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The National Post – Thursday, August 1, 2002

Inability to read shouldn’t prevent citizenship: ruling

Ottawa – A judge has declared that illiteracy can be a mental disability and it should not prevent a Somali woman from becoming a Canadian citizen, even though she cannot learn either official language or answer basic questions about the country.

Justice Michael Kelen, of the Federal Court of Canada, has ordered a citizenship judge to reconsider Faduma Hassan’s eight year quest to become a Canadian, taking into account evidence that the 55 year old Toronto woman has shown a “medical inability” to learn a new language.

Mrs. Hassan, who came to Canada in 1994, has twice failed the test to become a citizen, despite taking daily English lessons. She has made little progress because she is illiterate and never attended school in Somalia, so she was never taught how to learn, said Mrs. Hassan’s daughter, Asmahan Mussa.

Mrs. Hassan can speak a few words of English but cannot read or write, said Ms. Mussa.

Judge Kelen sent the case back for another citizenship judge to re-evaluate, based on his conclusions that her illiteracy should not be used against her.

“It is clear that the citizenship judge failed to understand that Mrs. Hassan has taken advantage of the opportunity to improve her education, but is mentally unable to take advantage of this opportunity because of her learning disability,” Judge Kelen wrote.

Mrs. Hassan’s lawyer, Max Berger, said he suspects many landed immigrants are in the same situation as Mrs. Hassan and have never become Canadian citizens because of illiteracy. “The tragedy is there are probably many people who failed the test and they do not know where to turn so they remain landed immigrants,” he said. “I guess you can argue they remain second-class citizens.”

Under federal law, exceptions can be made on compassionate grounds for people to be excused from the citizenship test. But to be considered, they must have a mental disability, a physical disability or disease, or be too old to learn.

Illiteracy is not considered a mental disability and therefore it is not listed as grounds for compassion.

That’s because illiterate people have the capacity to learn and can therefore eventually pass the citizenship test, citizenship Judge Doreen Winks suggested in her April 2000, letter denying Mrs. Hassan status.

“I have met many applicants who have been in the same situation and have at least used the incredible [language] programs we have to offer immigrants at no cost and who benefit from such teaching,” Judge Winks wrote. “You must be able to understand and answer correct simple oral questions based on the information contained in self-instructional material approved by the [the citizenship, and immigration] minister.” Mr. Berger said that not all illiterate people should be treated the same.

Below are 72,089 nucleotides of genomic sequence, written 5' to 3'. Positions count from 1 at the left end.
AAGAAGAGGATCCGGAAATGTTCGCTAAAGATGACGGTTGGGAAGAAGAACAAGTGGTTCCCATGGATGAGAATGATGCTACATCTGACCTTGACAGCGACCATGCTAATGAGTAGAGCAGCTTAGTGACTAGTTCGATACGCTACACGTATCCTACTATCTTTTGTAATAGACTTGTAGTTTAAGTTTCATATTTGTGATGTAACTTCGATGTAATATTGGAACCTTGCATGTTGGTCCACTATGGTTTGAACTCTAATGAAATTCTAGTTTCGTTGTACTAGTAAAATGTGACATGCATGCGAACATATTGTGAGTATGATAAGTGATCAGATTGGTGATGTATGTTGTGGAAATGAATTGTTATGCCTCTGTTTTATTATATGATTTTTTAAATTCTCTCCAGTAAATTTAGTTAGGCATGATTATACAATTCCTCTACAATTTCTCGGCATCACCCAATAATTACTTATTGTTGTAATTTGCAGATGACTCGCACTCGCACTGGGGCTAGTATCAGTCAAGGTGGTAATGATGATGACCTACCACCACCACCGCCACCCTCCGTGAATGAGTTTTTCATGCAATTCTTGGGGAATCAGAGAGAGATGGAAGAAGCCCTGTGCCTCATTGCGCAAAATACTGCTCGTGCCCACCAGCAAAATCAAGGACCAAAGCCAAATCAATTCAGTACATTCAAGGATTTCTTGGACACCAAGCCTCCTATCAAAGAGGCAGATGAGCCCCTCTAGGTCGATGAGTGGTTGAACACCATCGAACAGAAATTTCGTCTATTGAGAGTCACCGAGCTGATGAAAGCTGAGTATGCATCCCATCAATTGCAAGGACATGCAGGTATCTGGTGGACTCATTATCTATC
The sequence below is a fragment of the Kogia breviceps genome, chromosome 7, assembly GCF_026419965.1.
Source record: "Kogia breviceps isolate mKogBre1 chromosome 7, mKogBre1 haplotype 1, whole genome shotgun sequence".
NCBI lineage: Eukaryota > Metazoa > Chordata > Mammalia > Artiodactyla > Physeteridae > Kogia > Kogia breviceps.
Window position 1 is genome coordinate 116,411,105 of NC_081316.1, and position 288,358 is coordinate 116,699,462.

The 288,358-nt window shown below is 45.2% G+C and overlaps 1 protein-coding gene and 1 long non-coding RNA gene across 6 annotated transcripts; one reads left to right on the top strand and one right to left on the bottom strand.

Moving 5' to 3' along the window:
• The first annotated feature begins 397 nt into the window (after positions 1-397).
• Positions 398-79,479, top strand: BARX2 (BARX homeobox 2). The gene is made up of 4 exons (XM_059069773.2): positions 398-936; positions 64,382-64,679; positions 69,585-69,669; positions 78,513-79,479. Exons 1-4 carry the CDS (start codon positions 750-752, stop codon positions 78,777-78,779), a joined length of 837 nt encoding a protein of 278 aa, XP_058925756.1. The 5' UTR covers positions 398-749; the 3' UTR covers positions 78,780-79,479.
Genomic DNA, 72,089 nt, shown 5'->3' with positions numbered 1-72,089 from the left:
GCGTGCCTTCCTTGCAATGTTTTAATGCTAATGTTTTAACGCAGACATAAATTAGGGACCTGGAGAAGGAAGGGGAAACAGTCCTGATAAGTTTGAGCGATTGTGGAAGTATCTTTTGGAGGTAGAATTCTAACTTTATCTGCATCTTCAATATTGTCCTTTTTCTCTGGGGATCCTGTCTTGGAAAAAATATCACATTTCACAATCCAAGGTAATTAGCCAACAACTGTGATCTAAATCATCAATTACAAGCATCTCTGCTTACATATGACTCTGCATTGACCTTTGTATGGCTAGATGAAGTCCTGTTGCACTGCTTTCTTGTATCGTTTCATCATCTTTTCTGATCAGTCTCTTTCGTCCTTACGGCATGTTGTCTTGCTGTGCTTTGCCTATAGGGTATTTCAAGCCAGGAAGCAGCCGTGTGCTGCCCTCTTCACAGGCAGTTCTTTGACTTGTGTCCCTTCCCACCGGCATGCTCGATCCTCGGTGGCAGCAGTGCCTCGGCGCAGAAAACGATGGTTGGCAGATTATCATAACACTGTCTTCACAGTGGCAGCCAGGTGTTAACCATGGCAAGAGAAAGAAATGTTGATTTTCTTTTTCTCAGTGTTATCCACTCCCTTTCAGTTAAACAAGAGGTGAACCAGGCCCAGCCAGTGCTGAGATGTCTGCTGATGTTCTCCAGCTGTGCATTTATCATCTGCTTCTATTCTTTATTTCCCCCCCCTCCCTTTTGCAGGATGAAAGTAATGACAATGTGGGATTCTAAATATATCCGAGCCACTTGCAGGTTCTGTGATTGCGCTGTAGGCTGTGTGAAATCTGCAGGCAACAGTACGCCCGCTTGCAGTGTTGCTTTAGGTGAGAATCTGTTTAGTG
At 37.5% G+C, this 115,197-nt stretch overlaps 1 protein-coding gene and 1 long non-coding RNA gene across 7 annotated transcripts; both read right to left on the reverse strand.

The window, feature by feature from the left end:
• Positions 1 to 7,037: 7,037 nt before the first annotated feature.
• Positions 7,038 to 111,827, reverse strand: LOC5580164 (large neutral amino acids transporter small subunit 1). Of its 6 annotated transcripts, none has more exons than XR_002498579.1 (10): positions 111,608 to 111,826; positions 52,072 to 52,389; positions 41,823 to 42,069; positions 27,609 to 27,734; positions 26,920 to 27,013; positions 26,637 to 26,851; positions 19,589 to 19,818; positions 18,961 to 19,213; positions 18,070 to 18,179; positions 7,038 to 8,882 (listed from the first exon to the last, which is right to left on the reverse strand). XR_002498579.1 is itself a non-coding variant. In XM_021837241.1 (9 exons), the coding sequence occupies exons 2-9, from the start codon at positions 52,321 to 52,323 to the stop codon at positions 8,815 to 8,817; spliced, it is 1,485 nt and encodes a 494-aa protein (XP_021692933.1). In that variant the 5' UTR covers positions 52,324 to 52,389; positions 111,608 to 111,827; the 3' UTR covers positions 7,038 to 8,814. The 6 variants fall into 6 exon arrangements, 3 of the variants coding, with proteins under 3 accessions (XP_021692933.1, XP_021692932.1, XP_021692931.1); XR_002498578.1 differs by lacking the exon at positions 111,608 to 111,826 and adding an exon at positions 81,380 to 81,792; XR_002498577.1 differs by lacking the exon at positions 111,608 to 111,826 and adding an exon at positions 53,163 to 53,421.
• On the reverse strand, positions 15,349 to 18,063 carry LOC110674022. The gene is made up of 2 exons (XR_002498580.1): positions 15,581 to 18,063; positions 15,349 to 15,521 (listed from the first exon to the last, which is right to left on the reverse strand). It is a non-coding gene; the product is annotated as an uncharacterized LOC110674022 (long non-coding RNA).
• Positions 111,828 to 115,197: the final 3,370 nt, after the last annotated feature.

“Somebody can be illiterate but still have the capacity to become literate,” he explained. “But at a certain point illiteracy would be a disability if there’s no capability or capacity to become literate.”

Isaac Smith, a Toronto learning consultant who evaluated Mrs. Hassan, concluded there is no chance she will ever learn English. Her language teacher reached the same conclusion in a letter in Mrs. Hassan’s court file.”Her history reveals a woman who appears never to have set foot inside a classroom prior to beginning English classes here in Canada,” Mr. Smith wrote in a four-page report.

“She is completely illiterate, even in Somali. For all intents and purposes, she is like a very young child given paper, pencil and books for the first time who is expected to learn to read and write but is clueless even as to where on a page to place her gaze.”

A spokeswoman at the Citizenship and Immigration Department said yesterday that she did not know why citizens must be able to speak English or French or answer questions about the country.


Max Berger is a native of Winnipeg, Manitoba and was educated at the University of Manitoba and York University. Mr. Berger is a graduate of Osgoode Hall Law School in Toronto, Canada. He has represented immigration clients from all corners of the world and in every area of immigration law.

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